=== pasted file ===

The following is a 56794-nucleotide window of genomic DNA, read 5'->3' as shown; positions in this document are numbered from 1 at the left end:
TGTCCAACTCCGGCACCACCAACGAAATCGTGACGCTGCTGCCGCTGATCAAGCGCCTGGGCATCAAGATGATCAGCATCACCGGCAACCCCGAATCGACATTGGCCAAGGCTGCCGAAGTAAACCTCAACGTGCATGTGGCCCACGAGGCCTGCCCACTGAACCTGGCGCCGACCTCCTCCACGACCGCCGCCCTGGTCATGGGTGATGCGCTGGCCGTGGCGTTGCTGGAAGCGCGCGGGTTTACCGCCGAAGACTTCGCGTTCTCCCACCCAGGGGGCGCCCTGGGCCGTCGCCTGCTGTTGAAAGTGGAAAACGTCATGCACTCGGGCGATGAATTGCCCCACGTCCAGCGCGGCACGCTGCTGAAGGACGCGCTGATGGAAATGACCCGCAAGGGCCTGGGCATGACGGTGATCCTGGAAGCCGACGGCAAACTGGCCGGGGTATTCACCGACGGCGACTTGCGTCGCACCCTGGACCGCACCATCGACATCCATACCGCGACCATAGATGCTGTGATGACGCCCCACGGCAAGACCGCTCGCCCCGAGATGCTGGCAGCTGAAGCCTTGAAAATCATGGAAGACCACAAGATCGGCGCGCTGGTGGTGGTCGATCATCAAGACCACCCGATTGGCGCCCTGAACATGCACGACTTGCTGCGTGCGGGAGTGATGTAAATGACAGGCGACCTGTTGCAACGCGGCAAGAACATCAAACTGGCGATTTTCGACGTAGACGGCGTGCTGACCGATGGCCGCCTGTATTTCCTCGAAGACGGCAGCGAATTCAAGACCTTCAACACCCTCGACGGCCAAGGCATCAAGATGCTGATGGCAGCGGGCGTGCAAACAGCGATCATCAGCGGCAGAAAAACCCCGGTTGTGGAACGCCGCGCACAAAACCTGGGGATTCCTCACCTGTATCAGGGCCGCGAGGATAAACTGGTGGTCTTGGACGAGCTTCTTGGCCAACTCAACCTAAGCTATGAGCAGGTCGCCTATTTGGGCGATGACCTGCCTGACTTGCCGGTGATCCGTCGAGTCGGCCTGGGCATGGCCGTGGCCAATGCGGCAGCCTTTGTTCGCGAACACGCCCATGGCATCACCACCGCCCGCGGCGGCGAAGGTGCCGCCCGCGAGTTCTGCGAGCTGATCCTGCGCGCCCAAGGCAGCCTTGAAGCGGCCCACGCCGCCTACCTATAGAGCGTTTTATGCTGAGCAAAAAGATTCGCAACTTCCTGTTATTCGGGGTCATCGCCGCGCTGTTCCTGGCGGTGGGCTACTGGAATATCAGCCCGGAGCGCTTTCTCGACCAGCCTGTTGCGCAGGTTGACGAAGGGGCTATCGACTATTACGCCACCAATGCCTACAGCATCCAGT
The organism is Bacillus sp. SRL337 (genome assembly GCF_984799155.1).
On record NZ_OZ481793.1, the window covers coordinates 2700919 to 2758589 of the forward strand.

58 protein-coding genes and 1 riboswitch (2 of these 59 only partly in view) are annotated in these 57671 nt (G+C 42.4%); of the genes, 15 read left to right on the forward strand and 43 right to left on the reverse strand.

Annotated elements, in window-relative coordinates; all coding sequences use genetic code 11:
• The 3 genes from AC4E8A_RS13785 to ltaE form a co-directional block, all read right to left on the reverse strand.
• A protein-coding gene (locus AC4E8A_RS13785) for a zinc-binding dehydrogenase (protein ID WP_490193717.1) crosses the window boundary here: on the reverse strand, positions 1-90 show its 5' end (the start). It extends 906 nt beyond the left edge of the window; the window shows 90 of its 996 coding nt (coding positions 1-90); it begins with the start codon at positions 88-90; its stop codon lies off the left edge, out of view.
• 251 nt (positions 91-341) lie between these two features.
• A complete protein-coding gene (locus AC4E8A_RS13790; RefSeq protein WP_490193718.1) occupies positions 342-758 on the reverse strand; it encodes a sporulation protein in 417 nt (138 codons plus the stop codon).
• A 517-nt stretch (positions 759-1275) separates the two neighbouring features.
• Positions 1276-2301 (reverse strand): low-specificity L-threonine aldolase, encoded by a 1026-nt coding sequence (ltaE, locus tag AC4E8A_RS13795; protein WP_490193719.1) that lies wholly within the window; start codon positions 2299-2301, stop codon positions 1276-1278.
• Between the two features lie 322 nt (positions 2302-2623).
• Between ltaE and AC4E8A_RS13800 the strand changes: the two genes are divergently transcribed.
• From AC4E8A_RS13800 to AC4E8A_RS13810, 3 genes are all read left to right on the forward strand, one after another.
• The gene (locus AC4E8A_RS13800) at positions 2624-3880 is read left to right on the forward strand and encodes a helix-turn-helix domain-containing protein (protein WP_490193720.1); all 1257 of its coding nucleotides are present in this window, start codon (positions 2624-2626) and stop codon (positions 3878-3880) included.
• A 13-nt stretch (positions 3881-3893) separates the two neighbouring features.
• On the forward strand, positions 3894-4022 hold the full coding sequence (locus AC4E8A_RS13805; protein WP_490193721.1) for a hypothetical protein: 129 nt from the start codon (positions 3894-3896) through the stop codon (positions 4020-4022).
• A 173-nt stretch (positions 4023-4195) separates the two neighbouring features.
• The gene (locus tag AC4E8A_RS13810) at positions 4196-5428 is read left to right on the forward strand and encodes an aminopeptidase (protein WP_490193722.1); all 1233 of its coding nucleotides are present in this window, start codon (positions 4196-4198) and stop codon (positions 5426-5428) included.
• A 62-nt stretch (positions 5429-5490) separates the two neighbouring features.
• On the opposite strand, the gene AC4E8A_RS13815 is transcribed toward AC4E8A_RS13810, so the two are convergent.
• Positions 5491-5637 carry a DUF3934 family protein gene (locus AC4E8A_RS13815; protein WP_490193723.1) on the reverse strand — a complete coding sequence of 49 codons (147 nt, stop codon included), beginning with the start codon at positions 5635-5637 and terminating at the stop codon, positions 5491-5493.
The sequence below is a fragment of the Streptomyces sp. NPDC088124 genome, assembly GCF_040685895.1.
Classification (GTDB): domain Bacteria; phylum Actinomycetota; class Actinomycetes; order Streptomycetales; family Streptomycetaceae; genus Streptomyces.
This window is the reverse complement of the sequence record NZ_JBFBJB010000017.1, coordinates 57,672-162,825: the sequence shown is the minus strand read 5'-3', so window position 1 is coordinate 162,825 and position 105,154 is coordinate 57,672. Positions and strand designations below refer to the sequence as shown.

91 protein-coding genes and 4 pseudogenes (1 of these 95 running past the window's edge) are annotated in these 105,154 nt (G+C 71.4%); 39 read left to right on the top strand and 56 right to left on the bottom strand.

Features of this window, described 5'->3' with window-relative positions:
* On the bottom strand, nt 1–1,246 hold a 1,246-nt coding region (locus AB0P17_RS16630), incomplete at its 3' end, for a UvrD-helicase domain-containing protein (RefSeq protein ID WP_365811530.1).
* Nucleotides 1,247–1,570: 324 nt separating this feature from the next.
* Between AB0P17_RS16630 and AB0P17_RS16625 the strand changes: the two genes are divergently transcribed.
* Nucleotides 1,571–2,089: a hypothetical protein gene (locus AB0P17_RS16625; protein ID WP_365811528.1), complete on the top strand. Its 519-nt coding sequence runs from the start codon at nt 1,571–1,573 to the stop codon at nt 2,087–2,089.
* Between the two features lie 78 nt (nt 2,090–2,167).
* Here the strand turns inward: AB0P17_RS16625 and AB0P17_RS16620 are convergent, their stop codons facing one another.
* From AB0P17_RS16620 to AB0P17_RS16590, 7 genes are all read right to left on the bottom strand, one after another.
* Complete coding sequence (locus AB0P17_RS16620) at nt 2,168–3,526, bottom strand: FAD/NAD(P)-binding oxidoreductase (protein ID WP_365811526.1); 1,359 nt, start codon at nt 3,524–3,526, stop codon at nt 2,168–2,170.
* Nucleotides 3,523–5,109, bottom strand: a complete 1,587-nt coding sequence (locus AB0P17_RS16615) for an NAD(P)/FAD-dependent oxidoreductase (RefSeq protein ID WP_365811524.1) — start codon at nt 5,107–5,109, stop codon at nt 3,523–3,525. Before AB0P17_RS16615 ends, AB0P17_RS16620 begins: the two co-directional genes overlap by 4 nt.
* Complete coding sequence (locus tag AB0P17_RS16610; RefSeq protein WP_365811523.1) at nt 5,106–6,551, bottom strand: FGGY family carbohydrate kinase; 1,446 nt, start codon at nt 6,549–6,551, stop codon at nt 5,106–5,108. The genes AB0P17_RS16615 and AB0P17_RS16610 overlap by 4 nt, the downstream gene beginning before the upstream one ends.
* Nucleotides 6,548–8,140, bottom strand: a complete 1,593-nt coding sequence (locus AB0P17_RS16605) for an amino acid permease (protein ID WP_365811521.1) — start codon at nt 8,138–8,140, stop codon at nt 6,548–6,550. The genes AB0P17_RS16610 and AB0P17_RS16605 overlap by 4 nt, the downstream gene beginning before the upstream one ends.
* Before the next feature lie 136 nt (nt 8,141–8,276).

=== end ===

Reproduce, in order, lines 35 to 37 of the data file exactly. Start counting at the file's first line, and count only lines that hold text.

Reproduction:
* From AB0P17_RS16620 to AB0P17_RS16590, 7 genes are all read right to left on the bottom strand, one after another.
* Complete coding sequence (locus AB0P17_RS16620) at nt 2,168–3,526, bottom strand: FAD/NAD(P)-binding oxidoreductase (protein ID WP_365811526.1); 1,359 nt, start codon at nt 3,524–3,526, stop codon at nt 2,168–2,170.
* Nucleotides 3,523–5,109, bottom strand: a complete 1,587-nt coding sequence (locus AB0P17_RS16615) for an NAD(P)/FAD-dependent oxidoreductase (RefSeq protein ID WP_365811524.1) — start codon at nt 5,107–5,109, stop codon at nt 3,523–3,525. Before AB0P17_RS16615 ends, AB0P17_RS16620 begins: the two co-directional genes overlap by 4 nt.